Business

GlaxoSmithKline’s fresh Chinese problems

  • 17 July 2014
  • From the section Business
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Another morning, another slew of negative headlines for Sir Andrew Witty, the chief executive of GlaxoSmithKline.

The Financial Times revealed last night that GSK admitted to bribery problems in its China business as long ago as 2001.

About 30 people were sacked over allegations that doctors and health officials were given payments to push GSK products.

The cases are similar to the present bribery inquiry the business is facing. Here's my blog on the astonishing emails at the heart of those allegations.

The problem for Sir Andrew is that as each bribery problem comes to light, it builds an impression that there is a pattern here.

That whatever the internal controls at GSK, they did not function properly.

As I said in my blog of 4 July, in 2012, GSK was fined $3bn in America for fraudulently promoting drugs for unapproved use and failing to report safety data to the Food and Drug Administration.

And now come these fresh problems in China.

In 2001, Glaxo Wellcome was in the process of merging with SmithKline Beecham.

Sources tell me that the allegations emanated from a China vaccine division which was formerly part of SmithKline.

PWC was brought in to look at the allegations and GSK said they were dealt with.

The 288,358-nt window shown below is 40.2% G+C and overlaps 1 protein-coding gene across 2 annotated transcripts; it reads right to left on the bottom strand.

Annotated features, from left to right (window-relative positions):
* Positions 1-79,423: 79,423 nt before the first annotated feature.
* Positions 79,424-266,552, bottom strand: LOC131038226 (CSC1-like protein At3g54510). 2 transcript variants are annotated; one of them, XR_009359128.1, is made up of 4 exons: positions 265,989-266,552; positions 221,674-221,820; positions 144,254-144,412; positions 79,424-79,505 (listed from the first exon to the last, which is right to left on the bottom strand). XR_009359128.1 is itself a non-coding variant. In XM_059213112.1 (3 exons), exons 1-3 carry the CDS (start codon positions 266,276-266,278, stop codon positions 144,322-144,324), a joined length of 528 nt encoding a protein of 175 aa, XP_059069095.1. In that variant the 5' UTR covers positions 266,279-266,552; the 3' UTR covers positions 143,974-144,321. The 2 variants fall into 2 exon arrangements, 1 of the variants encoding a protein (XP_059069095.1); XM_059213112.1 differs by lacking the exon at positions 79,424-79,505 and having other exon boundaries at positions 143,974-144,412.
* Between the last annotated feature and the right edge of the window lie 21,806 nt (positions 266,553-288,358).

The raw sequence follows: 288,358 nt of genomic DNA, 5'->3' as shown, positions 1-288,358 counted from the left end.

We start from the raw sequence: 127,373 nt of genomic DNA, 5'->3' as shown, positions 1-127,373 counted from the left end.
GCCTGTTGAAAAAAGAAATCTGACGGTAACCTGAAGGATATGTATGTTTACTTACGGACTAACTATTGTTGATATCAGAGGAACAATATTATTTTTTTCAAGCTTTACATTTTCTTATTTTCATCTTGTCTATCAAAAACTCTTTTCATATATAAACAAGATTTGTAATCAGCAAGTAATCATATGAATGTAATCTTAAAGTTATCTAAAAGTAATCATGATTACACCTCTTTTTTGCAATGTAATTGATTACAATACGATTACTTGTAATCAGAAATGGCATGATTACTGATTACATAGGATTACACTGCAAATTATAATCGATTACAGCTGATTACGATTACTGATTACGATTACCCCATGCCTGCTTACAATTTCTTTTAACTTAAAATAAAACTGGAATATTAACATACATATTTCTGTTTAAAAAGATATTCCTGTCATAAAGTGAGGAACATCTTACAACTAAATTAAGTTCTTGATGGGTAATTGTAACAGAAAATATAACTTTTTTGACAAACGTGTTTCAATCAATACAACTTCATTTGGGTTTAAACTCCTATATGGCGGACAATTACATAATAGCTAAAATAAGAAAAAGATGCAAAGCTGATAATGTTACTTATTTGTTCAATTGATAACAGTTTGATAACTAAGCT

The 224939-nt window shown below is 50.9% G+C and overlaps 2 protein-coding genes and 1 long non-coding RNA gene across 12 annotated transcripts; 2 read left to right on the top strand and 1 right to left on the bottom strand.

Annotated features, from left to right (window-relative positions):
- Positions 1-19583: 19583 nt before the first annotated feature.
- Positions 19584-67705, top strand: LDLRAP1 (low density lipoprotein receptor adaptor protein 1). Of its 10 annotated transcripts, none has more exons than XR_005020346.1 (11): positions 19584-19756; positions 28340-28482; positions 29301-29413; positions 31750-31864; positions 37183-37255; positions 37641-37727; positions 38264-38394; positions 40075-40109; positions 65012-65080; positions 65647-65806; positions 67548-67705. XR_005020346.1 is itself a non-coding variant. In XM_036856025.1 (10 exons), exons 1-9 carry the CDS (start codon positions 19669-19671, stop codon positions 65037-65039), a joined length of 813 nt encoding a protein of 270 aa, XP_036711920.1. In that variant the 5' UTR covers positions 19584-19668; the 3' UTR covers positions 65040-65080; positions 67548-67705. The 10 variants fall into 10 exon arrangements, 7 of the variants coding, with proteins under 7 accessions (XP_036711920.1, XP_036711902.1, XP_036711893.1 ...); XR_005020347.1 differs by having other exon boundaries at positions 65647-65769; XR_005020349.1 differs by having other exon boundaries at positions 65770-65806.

"These matters occurred over 12 years ago," GSK said. "We believe appropriate investigation and action was taken at the time."

Peter Humphrey, the man hired by GSK to look at elements of the present bribery inquiry, was at the time working at PWC.

He is now facing charges in China for allegedly "illegally traffick[ing] a huge amount of personal information on Chinese citizens", according to state prosecutors.

In 2001, Sir Andrew was head of Asia Pacific, but his division did not include China, which was then a much smaller business.

I am told that he knew nothing about the allegations, and certainly, senior managers in London only became aware of the issue in the last few days.

The bribery inquiry was not reported at the time, because it was not material in financial terms.

Whether it was material in terms of reporting on matters of concern and being transparent is a different matter.

Sir Andrew presents GSK's second-quarter results next Wednesday.

I am sure he will once again express concern at what has been revealed about operations in China and say that the business is co-operating fully with the investigation by the Chinese authorities.

Rules on the relationships between GSK's sales teams and doctors have been tightened up. And reporting of problems is now much more comprehensive.

Sir Andrew will be hoping that the "China overhang" will not offer up any more uncomfortable surprises.